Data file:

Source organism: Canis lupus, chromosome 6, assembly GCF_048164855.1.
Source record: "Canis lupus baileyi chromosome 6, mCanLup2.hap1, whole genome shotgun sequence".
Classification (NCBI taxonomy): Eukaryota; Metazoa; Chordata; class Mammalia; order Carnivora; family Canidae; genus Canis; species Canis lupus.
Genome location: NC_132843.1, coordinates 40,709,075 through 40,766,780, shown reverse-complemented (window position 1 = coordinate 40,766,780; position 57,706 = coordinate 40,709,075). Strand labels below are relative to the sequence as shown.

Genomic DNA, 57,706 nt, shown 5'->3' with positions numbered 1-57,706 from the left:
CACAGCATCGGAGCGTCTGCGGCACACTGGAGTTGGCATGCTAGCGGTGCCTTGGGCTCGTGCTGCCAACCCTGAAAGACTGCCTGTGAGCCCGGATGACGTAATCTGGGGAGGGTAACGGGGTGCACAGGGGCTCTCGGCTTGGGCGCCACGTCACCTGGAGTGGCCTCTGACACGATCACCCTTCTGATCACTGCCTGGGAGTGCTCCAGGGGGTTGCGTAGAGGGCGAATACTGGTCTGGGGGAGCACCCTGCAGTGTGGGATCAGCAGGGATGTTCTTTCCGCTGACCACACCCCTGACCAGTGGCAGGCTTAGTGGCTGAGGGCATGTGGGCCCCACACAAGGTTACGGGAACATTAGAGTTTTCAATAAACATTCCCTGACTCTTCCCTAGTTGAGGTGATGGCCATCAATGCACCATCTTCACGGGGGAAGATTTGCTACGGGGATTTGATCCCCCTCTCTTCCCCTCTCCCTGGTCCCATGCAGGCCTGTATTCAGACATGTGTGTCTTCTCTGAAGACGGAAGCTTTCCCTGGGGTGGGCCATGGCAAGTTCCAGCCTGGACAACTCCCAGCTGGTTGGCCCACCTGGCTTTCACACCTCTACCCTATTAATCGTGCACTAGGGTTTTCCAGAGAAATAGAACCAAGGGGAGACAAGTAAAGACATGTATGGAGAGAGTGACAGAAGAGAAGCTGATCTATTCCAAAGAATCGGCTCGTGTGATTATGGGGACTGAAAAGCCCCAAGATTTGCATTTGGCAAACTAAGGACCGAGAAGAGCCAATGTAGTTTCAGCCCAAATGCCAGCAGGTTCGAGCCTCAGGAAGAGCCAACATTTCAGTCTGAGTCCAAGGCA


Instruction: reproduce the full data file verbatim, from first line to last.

Source organism: Canis lupus, chromosome 6, assembly GCF_048164855.1.
Source record: "Canis lupus baileyi chromosome 6, mCanLup2.hap1, whole genome shotgun sequence".
Classification (NCBI taxonomy): Eukaryota; Metazoa; Chordata; class Mammalia; order Carnivora; family Canidae; genus Canis; species Canis lupus.
Genome location: NC_132843.1, coordinates 40,709,075 through 40,766,780, shown reverse-complemented (window position 1 = coordinate 40,766,780; position 57,706 = coordinate 40,709,075). Strand labels below are relative to the sequence as shown.

Genomic DNA, 57,706 nt, shown 5'->3' with positions numbered 1-57,706 from the left:
CACAGCATCGGAGCGTCTGCGGCACACTGGAGTTGGCATGCTAGCGGTGCCTTGGGCTCGTGCTGCCAACCCTGAAAGACTGCCTGTGAGCCCGGATGACGTAATCTGGGGAGGGTAACGGGGTGCACAGGGGCTCTCGGCTTGGGCGCCACGTCACCTGGAGTGGCCTCTGACACGATCACCCTTCTGATCACTGCCTGGGAGTGCTCCAGGGGGTTGCGTAGAGGGCGAATACTGGTCTGGGGGAGCACCCTGCAGTGTGGGATCAGCAGGGATGTTCTTTCCGCTGACCACACCCCTGACCAGTGGCAGGCTTAGTGGCTGAGGGCATGTGGGCCCCACACAAGGTTACGGGAACATTAGAGTTTTCAATAAACATTCCCTGACTCTTCCCTAGTTGAGGTGATGGCCATCAATGCACCATCTTCACGGGGGAAGATTTGCTACGGGGATTTGATCCCCCTCTCTTCCCCTCTCCCTGGTCCCATGCAGGCCTGTATTCAGACATGTGTGTCTTCTCTGAAGACGGAAGCTTTCCCTGGGGTGGGCCATGGCAAGTTCCAGCCTGGACAACTCCCAGCTGGTTGGCCCACCTGGCTTTCACACCTCTACCCTATTAATCGTGCACTAGGGTTTTCCAGAGAAATAGAACCAAGGGGAGACAAGTAAAGACATGTATGGAGAGAGTGACAGAAGAGAAGCTGATCTATTCCAAAGAATCGGCTCGTGTGATTATGGGGACTGAAAAGCCCCAAGATTTGCATTTGGCAAACTAAGGACCGAGAAGAGCCAATGTAGTTTCAGCCCAAATGCCAGCAGGTTCGAGCCTCAGGAAGAGCCAACATTTCAGTCTGAGTCCAAGGCA